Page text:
I’ve also had the opportunity to meet other artists, which really helped to fulfill a social need–even if we met just once a month. There’s something special about meeting up with those that share your passion. I was exposed to different ideas, techniques, art supplies, and ways of seeing the world.

Sharing our journaling pages like we do at the end of every session was a tremendous help to me, too. I’m typically one to keep things bottled, mostly because I think no one’s interested and I find other people much more fascinating. But the more I came to Journaling Circles, the more I learned that everyone has a story to tell and knows things worth sharing–including me. It’s something that I still remind myself regularly, but opening up a little bit more about my own life and experiences has become a lot easier compared to when I first started attending.

Lastly (and potentially the most important), through Journaling Circles I learned to let my passion guide me. When art is such a deep part of you, you cannot and should not deny it. Being in a positive, encouraging, and creative environment has really helped me to focus on nurturing my inner artist and letting it be as big a part of my life as possible. I’m creating more artwork than I ever have before and rather than hiding the majority of it, I’ve shared many pieces on social media and with friends and family. It drove me to start this blog, which I hope to grow into something wonderful someday.

This is the first Monday of the month I won’t be attending Journaling Circles. The facilitator, Rosemary Augustine, will be moving out of state and embarking upon a grant new adventure. I wish her all the best and wanted to let her know how much I’ve enjoyed being part of the group. I know it’s not good-bye for any of us, but I’m forever thankful to everyone I’ve met through Journaling Circles for the inspiration and support!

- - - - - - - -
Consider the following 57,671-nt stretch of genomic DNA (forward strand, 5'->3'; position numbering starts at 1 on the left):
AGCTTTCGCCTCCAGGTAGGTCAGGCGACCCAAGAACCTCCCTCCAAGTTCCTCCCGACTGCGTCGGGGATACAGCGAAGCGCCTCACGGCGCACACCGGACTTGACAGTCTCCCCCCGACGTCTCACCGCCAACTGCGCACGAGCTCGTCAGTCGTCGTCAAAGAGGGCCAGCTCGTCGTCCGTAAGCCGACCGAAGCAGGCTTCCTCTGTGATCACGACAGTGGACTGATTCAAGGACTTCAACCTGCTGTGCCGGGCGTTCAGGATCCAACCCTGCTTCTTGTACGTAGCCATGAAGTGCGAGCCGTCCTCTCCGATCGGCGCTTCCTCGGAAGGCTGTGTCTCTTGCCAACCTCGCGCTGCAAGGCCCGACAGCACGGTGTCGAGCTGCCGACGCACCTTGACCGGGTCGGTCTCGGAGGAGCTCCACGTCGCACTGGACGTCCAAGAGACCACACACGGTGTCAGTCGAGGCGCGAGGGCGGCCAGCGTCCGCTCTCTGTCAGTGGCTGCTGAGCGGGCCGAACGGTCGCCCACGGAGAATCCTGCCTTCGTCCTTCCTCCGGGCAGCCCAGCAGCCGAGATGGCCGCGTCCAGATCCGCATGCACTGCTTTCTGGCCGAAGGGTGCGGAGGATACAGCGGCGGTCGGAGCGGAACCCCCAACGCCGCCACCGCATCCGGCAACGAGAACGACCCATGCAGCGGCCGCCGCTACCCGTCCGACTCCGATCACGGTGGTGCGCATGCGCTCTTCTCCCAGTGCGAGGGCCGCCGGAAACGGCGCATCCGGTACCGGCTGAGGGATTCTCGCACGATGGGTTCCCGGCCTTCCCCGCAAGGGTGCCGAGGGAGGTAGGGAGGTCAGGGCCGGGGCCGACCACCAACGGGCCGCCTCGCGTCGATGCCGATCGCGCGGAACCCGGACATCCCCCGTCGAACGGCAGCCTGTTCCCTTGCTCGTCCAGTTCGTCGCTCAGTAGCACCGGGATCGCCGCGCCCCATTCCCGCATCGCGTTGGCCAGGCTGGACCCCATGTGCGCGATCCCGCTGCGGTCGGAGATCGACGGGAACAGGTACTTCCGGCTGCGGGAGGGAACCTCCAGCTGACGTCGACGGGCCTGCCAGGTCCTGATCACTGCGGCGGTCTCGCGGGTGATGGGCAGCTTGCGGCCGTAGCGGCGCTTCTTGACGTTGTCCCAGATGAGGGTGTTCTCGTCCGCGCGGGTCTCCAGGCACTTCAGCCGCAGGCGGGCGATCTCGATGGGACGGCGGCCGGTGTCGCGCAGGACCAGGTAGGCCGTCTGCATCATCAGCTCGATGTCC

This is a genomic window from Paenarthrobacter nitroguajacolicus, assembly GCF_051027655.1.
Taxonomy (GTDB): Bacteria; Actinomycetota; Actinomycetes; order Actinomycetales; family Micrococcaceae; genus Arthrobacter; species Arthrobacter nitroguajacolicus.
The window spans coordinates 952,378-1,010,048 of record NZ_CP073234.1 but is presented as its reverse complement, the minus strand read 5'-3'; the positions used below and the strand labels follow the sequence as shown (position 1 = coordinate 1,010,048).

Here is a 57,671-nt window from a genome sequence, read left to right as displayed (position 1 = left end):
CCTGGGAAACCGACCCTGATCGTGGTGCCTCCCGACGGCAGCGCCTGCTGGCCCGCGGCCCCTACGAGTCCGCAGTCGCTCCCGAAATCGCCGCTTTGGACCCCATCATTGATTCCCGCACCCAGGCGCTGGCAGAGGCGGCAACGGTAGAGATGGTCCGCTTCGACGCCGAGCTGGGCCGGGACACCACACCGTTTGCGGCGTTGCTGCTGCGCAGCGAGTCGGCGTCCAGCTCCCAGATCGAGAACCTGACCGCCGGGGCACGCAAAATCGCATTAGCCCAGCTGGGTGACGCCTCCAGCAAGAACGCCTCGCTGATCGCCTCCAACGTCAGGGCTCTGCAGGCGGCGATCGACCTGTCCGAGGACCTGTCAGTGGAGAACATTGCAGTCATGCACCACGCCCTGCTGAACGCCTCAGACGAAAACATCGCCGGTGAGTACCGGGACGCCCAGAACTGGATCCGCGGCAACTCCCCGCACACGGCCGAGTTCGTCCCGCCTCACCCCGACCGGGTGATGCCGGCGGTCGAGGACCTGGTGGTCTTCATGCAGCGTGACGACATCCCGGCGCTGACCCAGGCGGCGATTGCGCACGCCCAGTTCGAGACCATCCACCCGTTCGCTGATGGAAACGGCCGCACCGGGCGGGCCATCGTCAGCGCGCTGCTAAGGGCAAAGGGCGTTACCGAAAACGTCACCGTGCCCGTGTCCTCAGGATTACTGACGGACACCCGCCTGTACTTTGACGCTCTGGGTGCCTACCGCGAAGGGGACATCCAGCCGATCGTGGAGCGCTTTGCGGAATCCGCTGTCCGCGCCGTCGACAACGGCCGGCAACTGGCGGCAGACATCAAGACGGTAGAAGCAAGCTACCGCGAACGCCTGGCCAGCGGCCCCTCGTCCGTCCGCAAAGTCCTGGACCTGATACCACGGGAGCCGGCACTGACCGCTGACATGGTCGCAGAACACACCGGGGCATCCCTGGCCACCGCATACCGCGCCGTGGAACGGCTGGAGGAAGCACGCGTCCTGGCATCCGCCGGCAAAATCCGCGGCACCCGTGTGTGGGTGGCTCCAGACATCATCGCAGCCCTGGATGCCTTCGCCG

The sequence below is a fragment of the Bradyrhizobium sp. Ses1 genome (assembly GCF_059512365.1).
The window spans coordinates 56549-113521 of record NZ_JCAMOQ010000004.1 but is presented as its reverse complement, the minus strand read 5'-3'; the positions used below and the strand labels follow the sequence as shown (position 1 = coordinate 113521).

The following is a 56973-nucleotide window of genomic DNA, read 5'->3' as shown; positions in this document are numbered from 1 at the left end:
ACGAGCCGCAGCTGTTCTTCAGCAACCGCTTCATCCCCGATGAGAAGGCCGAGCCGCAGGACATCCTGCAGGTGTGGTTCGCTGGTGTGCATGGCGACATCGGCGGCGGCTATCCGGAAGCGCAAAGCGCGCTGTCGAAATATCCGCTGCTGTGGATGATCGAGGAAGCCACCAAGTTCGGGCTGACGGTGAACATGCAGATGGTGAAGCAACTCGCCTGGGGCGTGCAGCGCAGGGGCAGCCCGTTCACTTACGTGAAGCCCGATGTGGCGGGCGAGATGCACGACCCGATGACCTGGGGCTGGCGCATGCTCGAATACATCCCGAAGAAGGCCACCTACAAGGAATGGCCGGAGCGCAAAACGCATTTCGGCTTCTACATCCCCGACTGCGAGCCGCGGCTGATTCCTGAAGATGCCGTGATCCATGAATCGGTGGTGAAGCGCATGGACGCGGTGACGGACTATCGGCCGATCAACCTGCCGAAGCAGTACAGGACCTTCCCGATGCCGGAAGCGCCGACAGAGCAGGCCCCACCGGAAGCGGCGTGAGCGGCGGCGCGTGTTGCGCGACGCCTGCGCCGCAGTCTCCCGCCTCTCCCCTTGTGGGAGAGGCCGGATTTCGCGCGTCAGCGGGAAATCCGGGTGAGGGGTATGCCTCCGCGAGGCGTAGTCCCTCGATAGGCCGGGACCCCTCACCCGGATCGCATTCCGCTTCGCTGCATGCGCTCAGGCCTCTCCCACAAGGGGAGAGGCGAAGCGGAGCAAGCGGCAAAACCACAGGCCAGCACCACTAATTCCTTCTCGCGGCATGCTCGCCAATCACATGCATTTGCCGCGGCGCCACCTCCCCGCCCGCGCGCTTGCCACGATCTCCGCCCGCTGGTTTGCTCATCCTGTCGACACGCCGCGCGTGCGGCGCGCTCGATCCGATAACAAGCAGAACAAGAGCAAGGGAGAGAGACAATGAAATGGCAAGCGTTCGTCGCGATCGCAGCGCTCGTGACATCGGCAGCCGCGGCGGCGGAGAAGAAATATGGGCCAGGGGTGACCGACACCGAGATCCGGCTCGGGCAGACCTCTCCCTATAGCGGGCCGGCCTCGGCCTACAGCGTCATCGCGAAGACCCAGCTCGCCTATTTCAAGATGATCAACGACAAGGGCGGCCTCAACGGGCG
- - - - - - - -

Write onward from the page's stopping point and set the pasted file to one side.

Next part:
Artfully Megan Signature

One-Color Watercolor: An Instructional

Now that my fingers have thawed out from the brutal temperatures and snowfall, I can properly share what I’ve been doing over my short hiatus! I think such is the life of any art hobbyist–“life” takes over, things get busy, and we can’t always do all of the things we intend. But I’ve been making the most of the time I’ve had these past couple of weeks and have managed to crank out a couple of pieces. Today’s post is going to be dedicated to the one-color watercolor!


When I was first learning how to use watercolors in high school, we were asked to complete this exercise. For me, this exercise was most beneficial in helping me learn how to control the medium.

One Color Watercolor - Warmup


  • Watercolor paper – Any kind will do as long as the surface is at least as large as 8″ x 10″ to give you room to practice. I chose my watercolor sketchbook.
  • Pencil/Eraser
  • Ruler
  • Watercolor – Choose one color. I chose black, but you can choose any color you like.
  • Brush – I prefer a flat shader brush, but use whatever you’re comfortable using.
  • Water


  1. Create a row of squares across your watercolor page with your ruler and pencil. I suggest giving yourself at least 1.5″ x 1.5″ so there’s enough room to focus on the colors. When I did it, I ended up with a row of 10 squares.
  2. Dark-to-Light: The first exercise is to move from dark to light. The goal is to progress from the strongest concentration of color to the weakest concentration of color. The leftmost square should be as dark as you can possibly get it (hint: the less water you use, the better!) and all subsequent squares will become lighter (hint: add more water!) until you reach the last square. The last square should look as though there is almost no color at all.
  3. Light-to-Dark: The second exercise is to move from light to dark. The goal is the opposite of the previous exercise–you’ll be moving from the weakest concentration of color to the strongest concentration of color. The leftmost square should be as light as you can possibly get it and all subsequent squares will become darker until you reach the last square. The last square should be the darkest concentration of color.

If you’ve done it correctly, you should end up with a spectrum ranging from very dark on one end to very light (almost non-existent) on the other. I haven’t done this warmup in a while and admittedly need more practice–a lot of the shades in the middle look alike!

The Result:

As you practice, you’ll be able to create one-color pieces with a variety of different shades. To me, using the variation in intensity feels a lot like when I do pencil drawings. The piece below was done on an artist square with black watercolor. The subject (as most of mine are these days) is a vintage photograph of Liza Minnelli I found while browsing the history boards of Pinterest.